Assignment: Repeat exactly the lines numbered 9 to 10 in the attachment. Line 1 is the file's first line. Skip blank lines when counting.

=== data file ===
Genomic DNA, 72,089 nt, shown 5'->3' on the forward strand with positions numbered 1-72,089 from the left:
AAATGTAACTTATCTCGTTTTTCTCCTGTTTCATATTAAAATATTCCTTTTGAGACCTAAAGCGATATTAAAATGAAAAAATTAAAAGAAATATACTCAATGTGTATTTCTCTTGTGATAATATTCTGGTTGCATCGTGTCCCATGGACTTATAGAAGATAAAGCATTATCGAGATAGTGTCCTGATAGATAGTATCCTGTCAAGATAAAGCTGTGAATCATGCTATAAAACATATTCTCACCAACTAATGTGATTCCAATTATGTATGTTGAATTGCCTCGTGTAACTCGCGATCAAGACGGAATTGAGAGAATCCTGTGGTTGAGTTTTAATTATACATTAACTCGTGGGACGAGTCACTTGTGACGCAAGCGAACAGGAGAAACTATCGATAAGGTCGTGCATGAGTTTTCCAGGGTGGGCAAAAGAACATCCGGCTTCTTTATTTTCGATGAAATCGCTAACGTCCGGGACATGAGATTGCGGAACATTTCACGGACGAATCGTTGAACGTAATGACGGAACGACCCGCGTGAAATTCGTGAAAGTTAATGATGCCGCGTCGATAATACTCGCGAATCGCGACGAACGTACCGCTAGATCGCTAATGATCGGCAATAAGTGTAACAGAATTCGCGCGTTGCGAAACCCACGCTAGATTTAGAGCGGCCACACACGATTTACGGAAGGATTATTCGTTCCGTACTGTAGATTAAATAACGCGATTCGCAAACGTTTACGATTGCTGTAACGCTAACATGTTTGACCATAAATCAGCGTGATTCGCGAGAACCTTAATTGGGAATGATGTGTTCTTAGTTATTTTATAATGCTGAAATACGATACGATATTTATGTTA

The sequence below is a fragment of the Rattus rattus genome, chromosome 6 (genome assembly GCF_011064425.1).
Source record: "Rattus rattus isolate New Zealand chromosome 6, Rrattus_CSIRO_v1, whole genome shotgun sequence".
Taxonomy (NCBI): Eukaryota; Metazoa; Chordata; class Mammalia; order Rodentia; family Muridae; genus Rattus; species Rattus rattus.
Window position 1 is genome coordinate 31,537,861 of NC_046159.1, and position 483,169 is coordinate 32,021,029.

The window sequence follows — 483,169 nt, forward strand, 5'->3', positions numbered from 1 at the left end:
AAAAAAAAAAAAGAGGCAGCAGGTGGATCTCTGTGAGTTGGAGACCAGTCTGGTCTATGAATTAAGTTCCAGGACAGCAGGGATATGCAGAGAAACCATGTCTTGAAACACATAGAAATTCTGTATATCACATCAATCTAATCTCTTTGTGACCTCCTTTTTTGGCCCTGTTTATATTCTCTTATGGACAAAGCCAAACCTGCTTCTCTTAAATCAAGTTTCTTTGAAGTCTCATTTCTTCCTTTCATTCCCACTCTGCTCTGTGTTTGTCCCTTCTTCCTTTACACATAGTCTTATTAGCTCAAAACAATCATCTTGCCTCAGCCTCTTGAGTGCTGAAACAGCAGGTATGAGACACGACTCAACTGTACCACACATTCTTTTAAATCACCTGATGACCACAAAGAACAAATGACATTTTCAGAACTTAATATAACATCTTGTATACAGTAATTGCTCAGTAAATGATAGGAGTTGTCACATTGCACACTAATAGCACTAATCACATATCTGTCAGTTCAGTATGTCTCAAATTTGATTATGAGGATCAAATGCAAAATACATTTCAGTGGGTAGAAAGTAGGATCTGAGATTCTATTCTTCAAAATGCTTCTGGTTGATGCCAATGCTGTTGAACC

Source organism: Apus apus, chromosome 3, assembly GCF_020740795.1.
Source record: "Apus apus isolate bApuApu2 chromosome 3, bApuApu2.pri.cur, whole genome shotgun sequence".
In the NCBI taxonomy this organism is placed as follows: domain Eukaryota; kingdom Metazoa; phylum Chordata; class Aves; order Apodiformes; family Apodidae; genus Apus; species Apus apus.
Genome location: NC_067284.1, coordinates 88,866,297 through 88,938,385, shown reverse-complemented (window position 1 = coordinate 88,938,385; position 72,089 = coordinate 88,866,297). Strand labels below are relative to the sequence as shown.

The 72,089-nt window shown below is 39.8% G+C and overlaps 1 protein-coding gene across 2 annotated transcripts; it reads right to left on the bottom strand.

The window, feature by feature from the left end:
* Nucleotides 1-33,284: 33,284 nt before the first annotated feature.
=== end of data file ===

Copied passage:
Source organism: Apus apus, chromosome 3, assembly GCF_020740795.1.
Source record: "Apus apus isolate bApuApu2 chromosome 3, bApuApu2.pri.cur, whole genome shotgun sequence".